One of the mysteries of the English language finally explained.
Stock made from fish and kelp, used in Japanese cooking.
- ‘In a medium saucepan, combine the dashi, soy sauce, and mirin.’
- ‘After initial preparation, shoots are cooked with dashi and soy sauce, boiled with rice, put in soup, etc.’
- ‘In a large skillet or wok, bring the dashi, soy sauce, mirin and sugar to a boil.’
- ‘Soak it in hot water and you get the essence of dashi, the stock base of the tangy broths and consommés the Japanese love.’
- ‘Add the remaining dashi, two cups at a time, and continue to simmer until all of the liquid has been absorbed the mixture should be creamy but the rice still slightly him.’
- ‘Find it at Japanese specialists and good health food stores, and stock up on instant dashi (flaked bonito and seaweed broth) and mirin (sweet rice wine) at the same time.’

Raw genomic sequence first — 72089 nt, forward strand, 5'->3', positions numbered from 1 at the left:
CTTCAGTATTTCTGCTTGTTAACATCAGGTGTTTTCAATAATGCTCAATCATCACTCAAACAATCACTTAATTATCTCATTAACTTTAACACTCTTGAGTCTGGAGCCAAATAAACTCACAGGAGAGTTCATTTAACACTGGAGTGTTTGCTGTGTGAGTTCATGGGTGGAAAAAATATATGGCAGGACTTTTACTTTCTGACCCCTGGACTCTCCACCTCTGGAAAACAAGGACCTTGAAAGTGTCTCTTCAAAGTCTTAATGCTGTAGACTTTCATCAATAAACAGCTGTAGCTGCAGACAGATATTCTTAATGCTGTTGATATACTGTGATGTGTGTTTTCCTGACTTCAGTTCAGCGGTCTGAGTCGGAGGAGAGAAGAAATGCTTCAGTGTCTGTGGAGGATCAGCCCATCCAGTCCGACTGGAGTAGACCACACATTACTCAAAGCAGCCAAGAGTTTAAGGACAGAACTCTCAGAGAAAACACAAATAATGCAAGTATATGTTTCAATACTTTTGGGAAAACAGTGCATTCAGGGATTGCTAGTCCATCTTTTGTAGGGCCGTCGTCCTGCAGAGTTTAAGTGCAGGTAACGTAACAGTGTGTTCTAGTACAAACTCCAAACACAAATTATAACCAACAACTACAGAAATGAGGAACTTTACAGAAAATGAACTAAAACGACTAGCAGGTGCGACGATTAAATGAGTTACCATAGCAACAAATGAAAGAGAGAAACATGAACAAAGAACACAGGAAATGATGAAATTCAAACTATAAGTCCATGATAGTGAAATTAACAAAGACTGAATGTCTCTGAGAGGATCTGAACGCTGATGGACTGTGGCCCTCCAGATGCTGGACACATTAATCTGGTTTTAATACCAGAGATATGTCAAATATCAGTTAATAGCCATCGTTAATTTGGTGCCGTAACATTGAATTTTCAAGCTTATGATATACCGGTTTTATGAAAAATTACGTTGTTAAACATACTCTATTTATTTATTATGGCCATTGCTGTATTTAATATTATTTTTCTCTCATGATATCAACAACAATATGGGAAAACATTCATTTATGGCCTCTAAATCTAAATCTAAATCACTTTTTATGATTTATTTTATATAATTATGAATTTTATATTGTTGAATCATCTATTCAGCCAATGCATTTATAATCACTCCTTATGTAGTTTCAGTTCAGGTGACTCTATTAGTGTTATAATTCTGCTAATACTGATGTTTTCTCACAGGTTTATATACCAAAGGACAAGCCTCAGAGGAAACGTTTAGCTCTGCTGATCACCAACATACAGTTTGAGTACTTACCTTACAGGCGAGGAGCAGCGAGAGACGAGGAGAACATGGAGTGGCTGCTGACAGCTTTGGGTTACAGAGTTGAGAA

- ‘Many Japanese associate umami with dashi, which is a soup broth once again made with konbu, but with the addition of bonito flakes and, of course, water.’
- ‘For the dashi: In a medium saucepan, combine the water and konbu and bring to a boil.’
- ‘For the sour dashi cocktail: In a medium saucepan, combine the sake, pickled plums, konbu, and bonito flakes.’
- ‘To serve, place some rice and dashi broth into a soup bowl and top with some nori, Japanese leeks, and sesame seeds.’
- ‘In a medium bowl, whisk together the lemon juice, olive oil, soy sauce, Riesling, sake, dashi, and shallots.’
- ‘For the dashi, in a medium bowl, combine the konbu and water and set aside to soak for one hour.’
Top tips for CV writingRead more
In this article we explore how to impress employers with a spot-on CV.